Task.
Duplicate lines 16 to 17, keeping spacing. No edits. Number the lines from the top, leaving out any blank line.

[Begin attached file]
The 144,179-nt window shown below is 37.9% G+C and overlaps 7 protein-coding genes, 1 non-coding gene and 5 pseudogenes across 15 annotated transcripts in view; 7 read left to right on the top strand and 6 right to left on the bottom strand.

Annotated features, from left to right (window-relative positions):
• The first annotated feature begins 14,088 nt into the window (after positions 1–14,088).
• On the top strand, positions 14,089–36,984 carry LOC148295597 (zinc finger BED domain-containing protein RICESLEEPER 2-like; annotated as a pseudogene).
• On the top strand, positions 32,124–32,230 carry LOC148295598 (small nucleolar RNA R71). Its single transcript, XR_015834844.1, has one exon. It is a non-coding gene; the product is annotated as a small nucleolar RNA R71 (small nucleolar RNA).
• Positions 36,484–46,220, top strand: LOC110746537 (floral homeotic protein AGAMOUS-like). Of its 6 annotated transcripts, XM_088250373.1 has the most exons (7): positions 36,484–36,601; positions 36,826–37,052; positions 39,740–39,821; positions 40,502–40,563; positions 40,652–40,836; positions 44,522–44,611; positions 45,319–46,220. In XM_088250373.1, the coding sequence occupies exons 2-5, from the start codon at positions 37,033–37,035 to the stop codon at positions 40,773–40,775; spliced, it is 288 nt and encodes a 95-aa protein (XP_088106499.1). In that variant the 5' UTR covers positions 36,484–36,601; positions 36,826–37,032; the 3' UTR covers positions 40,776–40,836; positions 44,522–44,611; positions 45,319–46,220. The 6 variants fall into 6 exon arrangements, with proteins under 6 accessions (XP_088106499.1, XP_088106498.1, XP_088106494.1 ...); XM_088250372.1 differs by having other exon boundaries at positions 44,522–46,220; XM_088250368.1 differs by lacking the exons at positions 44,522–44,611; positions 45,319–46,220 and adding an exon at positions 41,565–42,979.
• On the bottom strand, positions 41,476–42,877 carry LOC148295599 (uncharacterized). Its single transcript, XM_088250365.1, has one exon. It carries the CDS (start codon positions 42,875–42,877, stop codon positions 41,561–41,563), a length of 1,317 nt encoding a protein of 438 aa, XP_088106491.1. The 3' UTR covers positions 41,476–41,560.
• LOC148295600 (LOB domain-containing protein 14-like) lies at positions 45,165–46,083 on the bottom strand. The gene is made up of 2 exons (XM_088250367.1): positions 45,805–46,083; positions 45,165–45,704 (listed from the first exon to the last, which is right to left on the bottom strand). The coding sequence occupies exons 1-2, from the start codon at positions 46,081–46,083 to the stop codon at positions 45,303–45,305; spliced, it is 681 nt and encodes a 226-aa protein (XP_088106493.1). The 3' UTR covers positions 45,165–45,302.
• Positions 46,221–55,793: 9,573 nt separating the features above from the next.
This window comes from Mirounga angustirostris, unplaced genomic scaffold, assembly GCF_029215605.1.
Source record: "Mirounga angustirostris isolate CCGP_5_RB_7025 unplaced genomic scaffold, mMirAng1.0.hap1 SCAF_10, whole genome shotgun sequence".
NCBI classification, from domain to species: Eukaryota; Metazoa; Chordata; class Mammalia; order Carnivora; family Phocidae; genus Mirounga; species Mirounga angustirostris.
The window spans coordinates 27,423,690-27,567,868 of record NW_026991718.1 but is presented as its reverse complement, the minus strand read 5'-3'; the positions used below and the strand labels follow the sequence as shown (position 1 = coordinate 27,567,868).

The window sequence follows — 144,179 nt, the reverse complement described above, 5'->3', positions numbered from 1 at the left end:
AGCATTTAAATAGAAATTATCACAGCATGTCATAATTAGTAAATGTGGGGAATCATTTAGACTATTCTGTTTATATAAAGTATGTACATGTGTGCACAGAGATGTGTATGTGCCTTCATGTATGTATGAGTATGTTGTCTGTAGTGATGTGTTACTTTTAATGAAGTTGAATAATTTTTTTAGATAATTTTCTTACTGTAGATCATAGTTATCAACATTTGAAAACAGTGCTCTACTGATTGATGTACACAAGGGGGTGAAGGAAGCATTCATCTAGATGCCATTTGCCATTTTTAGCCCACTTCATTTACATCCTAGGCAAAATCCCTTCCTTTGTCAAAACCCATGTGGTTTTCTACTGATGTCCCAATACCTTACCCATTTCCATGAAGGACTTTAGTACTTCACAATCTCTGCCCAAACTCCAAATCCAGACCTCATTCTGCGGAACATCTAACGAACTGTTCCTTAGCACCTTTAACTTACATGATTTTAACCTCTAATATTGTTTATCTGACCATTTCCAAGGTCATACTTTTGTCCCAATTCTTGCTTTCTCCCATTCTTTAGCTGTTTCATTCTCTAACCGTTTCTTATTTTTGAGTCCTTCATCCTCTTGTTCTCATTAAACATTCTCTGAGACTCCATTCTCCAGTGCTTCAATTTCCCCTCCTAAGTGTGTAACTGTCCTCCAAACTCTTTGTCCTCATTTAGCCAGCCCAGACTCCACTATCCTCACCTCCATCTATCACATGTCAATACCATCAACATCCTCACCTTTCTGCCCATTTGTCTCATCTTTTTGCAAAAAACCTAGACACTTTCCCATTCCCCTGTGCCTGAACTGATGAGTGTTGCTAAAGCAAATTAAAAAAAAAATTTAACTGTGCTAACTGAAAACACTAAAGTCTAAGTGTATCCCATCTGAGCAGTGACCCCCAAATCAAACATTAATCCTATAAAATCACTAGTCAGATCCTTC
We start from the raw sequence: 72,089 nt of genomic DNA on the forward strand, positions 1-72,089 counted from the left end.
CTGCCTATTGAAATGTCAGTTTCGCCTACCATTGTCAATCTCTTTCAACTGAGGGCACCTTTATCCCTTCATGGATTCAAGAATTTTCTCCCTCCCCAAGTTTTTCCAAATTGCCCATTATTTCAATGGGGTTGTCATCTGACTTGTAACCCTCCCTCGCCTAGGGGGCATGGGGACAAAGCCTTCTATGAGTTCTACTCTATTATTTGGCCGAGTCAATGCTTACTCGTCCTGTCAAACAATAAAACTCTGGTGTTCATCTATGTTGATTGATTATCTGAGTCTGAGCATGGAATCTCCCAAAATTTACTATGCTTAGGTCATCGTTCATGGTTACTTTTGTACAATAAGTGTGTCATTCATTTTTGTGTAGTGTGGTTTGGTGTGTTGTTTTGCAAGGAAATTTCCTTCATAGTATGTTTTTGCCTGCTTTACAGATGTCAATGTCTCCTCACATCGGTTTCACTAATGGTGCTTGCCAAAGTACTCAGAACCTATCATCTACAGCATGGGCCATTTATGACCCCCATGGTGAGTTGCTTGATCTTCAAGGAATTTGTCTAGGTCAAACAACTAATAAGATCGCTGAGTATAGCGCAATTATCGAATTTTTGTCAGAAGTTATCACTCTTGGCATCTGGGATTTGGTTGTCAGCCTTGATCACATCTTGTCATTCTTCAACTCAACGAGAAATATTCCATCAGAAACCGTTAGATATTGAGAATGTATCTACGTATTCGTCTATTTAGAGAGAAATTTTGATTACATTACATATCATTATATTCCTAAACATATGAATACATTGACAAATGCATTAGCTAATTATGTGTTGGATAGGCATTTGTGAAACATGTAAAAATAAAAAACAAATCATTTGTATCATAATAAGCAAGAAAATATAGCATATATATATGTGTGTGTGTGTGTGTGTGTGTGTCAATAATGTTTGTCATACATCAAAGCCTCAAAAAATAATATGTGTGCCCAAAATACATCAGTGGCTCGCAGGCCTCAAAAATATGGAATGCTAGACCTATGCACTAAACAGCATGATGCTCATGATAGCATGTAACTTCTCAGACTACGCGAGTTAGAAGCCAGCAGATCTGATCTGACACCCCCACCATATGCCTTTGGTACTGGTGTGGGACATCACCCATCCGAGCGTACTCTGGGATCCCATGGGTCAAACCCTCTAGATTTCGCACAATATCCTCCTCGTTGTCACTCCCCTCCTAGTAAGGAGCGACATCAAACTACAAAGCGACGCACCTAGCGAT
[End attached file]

We start from the raw sequence: 72,089 nt of genomic DNA on the forward strand, positions 1-72,089 counted from the left end.
CTGCCTATTGAAATGTCAGTTTCGCCTACCATTGTCAATCTCTTTCAACTGAGGGCACCTTTATCCCTTCATGGATTCAAGAATTTTCTCCCTCCCCAAGTTTTTCCAAATTGCCCATTATTTCAATGGGGTTGTCATCTGACTTGTAACCCTCCCTCGCCTAGGGGGCATGGGGACAAAGCCTTCTATGAGTTCTACTCTATTATTTGGCCGAGTCAATGCTTACTCGTCCTGTCAAACAATAAAACTCTGGTGTTCATCTATGTTGATTGATTATCTGAGTCTGAGCATGGAATCTCCCAAAATTTACTATGCTTAGGTCATCGTTCATGGTTACTTTTGTACAATAAGTGTGTCATTCATTTTTGTGTAGTGTGGTTTGGTGTGTTGTTTTGCAAGGAAATTTCCTTCATAGTATGTTTTTGCCTGCTTTACAGATGTCAATGTCTCCTCACATCGGTTTCACTAATGGTGCTTGCCAAAGTACTCAGAACCTATCATCTACAGCATGGGCCATTTATGACCCCCATGGTGAGTTGCTTGATCTTCAAGGAATTTGTCTAGGTCAAACAACTAATAAGATCGCTGAGTATAGCGCAATTATCGAATTTTTGTCAGAAGTTATCACTCTTGGCATCTGGGATTTGGTTGTCAGCCTTGATCACATCTTGTCATTCTTCAACTCAACGAGAAATATTCCATCAGAAACCGTTAGATATTGAGAATGTATCTACGTATTCGTCTATTTAGAGAGAAATTTTGATTACATTACATATCATTATATTCCTAAACATATGAATACATTGACAAATGCATTAGCTAATTATGTGTTGGATAGGCATTTGTGAAACATGTAAAAATAAAAAACAAATCATTTGTATCATAATAAGCAAGAAAATATAGCATATATATATGTGTGTGTGTGTGTGTGTGTGTGTCAATAATGTTTGTCATACATCAAAGCCTCAAAAAATAATATGTGTGCCCAAAATACATCAGTGGCTCGCAGGCCTCAAAAATATGGAATGCTAGACCTATGCACTAAACAGCATGATGCTCATGATAGCATGTAACTTCTCAGACTACGCGAGTTAGAAGCCAGCAGATCTGATCTGACACCCCCACCATATGCCTTTGGTACTGGTGTGGGACATCACCCATCCGAGCGTACTCTGGGATCCCATGGGTCAAACCCTCTAGATTTCGCACAATATCCTCCTCGTTGTCACTCCCCTCCTAGTAAGGAGCGACATCAAACTACAAAGCGACGCACCTAGCGAT